I had studied her face, noting dark circles under her eyes. And I’d smelled something like wine on her breath—a familiar odor from many evenings living with my mother, when she’d return from the bars.
“What is it, Nurse Tilda?”
“Far from here… in Europe. There’s been an invasion. These creatures… They call them the Heavies.”
“Creatures?” My jaw had dropped, and even though it had ached from getting punched earlier, I hadn’t cared. “You mean like from space?”
She’d nodded. “There’s been little news. They don’t really know a lot about them. But they’re dangerous. So, people here have been scared. Folks are taking precautions… evacuating south to designated cities.”
Visions of green space creatures, like the ones from my comic books, had filled my head. Were they menacing? Had they tried to communicate with us?
Tilda had lingered by the window, gazing down into the yard. “It’s hard to leave you kids but… I have to go. My sister lives a hundred miles from here. She’s on a farm with her husband and daughters, and I figure if anywhere will be safer, it’s there.”
My stomach had dropped. Nurse Tilda had been the only adult at Woodlawn who was nice. “But you can’t move. What about me?”
“I-I’m sorry, Reed.”
That had been the last time I saw her. Over a week ago. And the other employees had stopped showing up, too.
Kilpatrick is the only one remaining, sequestered in his office, poring over papers that litter his desk, and constantly on his terminal. He’s grown a beard and hasn’t changed his clothes in days.
Last night, on hall sweep duty, I’d lingered near his door, staring through the glass partition. But then he’d seen me and had ordered me back to my room, promptly shutting his window blinds.
The bell rings, signaling our hour-long recess. Automatic doors shuffle us into the yard regardless of weather. The skies are grey and overcast today, and it’s warm enough I don’t see my breath.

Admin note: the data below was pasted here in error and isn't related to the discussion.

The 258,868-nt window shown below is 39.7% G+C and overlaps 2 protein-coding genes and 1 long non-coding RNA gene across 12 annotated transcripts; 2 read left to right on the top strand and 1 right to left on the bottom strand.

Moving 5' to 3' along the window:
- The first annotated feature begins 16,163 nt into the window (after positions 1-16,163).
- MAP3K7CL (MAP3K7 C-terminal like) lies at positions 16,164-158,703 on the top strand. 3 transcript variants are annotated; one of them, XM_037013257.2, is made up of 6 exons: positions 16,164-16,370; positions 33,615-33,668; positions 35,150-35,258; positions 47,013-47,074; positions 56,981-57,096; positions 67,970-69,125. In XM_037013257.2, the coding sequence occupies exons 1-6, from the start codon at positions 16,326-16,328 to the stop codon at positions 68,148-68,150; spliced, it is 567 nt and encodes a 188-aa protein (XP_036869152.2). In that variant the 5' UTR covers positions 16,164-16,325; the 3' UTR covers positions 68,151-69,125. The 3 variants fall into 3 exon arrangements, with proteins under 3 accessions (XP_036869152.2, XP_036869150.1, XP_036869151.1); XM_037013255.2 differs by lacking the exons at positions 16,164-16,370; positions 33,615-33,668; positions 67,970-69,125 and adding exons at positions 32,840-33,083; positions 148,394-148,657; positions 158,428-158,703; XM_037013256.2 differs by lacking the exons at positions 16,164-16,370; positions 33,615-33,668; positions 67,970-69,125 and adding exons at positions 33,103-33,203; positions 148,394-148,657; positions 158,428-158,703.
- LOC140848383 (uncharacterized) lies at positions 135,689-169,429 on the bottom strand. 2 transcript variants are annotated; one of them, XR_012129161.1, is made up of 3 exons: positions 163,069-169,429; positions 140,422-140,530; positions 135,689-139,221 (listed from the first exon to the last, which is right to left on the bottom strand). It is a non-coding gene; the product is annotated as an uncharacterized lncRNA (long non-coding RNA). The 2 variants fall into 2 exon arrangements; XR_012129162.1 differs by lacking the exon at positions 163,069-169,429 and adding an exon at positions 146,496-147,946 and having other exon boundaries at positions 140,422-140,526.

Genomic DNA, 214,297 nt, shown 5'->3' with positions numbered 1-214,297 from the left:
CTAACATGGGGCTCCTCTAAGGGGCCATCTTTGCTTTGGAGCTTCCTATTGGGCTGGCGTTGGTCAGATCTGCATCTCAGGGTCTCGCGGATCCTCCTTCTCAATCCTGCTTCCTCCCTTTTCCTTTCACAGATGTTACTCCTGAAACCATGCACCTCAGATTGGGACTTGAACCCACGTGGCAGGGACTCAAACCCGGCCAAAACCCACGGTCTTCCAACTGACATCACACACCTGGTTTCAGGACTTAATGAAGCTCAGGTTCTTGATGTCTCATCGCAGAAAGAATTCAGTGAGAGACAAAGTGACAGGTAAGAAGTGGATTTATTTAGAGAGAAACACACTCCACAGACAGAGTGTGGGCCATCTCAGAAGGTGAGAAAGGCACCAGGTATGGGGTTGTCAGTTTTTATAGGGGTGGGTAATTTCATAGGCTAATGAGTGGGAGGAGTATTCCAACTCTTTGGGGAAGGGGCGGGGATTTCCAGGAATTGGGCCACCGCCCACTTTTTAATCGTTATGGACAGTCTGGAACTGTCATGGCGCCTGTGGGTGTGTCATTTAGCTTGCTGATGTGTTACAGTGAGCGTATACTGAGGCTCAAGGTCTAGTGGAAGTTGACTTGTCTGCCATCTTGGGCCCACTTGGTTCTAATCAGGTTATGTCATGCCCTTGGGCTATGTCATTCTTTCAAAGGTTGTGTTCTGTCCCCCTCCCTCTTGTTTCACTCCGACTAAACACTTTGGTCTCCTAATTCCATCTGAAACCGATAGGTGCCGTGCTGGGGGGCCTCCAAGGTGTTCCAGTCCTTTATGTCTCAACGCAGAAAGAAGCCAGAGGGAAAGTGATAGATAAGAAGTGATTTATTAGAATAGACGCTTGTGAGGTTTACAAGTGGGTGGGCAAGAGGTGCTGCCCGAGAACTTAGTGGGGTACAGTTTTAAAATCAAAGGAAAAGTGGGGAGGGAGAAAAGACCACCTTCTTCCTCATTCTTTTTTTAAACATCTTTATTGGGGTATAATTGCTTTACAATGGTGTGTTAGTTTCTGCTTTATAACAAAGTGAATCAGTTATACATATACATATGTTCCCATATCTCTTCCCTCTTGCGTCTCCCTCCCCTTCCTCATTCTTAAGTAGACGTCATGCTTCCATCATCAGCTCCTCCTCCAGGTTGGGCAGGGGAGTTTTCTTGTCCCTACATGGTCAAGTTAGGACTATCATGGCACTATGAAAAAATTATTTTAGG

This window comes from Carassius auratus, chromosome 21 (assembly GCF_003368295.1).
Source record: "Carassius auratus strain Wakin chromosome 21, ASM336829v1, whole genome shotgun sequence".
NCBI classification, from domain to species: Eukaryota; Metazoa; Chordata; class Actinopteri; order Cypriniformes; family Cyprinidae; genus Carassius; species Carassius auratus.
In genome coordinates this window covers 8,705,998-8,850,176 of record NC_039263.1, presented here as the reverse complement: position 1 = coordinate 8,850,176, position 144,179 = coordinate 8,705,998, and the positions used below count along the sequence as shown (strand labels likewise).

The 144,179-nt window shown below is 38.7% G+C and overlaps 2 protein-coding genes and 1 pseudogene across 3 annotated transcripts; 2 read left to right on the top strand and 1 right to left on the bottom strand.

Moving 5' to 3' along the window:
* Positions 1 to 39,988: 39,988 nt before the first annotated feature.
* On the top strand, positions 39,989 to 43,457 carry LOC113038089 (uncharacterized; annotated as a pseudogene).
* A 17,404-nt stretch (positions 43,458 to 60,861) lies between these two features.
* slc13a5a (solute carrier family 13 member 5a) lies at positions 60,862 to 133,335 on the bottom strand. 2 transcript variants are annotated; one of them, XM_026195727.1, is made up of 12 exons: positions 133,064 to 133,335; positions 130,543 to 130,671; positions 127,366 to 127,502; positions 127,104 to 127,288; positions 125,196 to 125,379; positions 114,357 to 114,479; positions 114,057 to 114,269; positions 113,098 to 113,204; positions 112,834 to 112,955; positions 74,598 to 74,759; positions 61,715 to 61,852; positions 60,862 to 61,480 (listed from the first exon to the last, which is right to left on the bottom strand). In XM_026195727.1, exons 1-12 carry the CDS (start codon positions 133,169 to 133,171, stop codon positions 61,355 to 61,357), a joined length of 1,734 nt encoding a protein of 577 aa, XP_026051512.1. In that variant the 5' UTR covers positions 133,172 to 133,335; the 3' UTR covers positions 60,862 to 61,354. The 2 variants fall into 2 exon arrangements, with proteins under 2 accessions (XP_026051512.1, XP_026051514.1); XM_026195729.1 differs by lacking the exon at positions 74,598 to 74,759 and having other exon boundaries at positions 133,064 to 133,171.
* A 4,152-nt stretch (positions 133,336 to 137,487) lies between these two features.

I take refuge under a scraggly tree, poking a tiny stick into the top of an ant-hill. Each time I wreck the entrance, the worker ants race over and fix the damage.
Once, in a foster home, there’d been an ant farm, and I’d spent hours watching the workers swarm and serve their queen. For once, I’d thought there might be a future with that foster couple. They’d lost their five-year-old in an air cruiser crash—he hadn’t been buckled in and another flying vehicle had collided with them, thrusting the boy forward into the cockpit dashboard.
But they had sent me away, like all the others.
Bored, I dig a path in the dirt pile to help the ants. Staring at the ten-foot-tall electrified fence that contains us, I sigh. What would be waiting outside Woodlawn? Would I ever lead a normal life?
Three older boys in the yard start brawling. I stand, yelling at them to cut it out as I stare up at Kilpatrick’s second-story office window where he usually watches the yard. But there’s no sign of him. After a few minutes, the Responsive Riot Control Units (RCUs) descend from the roof.
“Longlegs!” a kid yells, and the teen bystanders scatter. Four of the flying spider-shaped drones swoop down and survey the situation. Instead of running, I stay to see what will happen, fascinated by the insect-like robots that sense when fights break out and intervene.
One of the fighting boys (I think his name is Pete) runs off and blends in with the kids lining up for the door. The two others seem oblivious to the spiderbots until they announce, “Attention. Stop moving. Assume the position.”
That means the boys are supposed to sink to their knees and put their hands behind their heads in submission. They had trained us on the position from day one. Once the spiderbots had subdued us, adult supervisors would emerge from the building and handcuff the offending teens, escorting them to their rooms, the nurse, or to Kilpatrick’s office for punishment. It was standard procedure.
But none of us had seen the supervisors in a week.
“Get them!” Marc Mal shouts. Six boys storm over and throw stones at the RCUs. The drones swerve, dodging the projectiles. But Marc hits one square in the front control panel. It veers up, weaving a corkscrew pattern, crashes into the brick building wall, and falls to the ground.
A shrill blaring sounds from the other machines—one of their defense mechanisms.
Marc’s gang draw more rocks from their pockets and pummel the machines.
I edge away from the chaos, trying to avoid the line of fire. I scan Kilpatrick’s office window and glimpse him. His gaze meets mine, and he hesitates. Frowning, he grabs his jacket and exits the room.
The RCUs blast their sirens while Marc and friends continue their assault. I watch the roof four stories up, expecting a fleet of spiderbots to descend. But I spy Kilpatrick. One moment he stares down at us and shakes his head. Then he steps out of sight.
The machines launch tranquilizer darts. Every attacker collapses within five seconds except Marc. It takes three darts in the chest to bring him down.
Kilpatrick’s air cruiser lifts off from the rooftop and soars east into the muted grey sky.
That’s the last time I see him.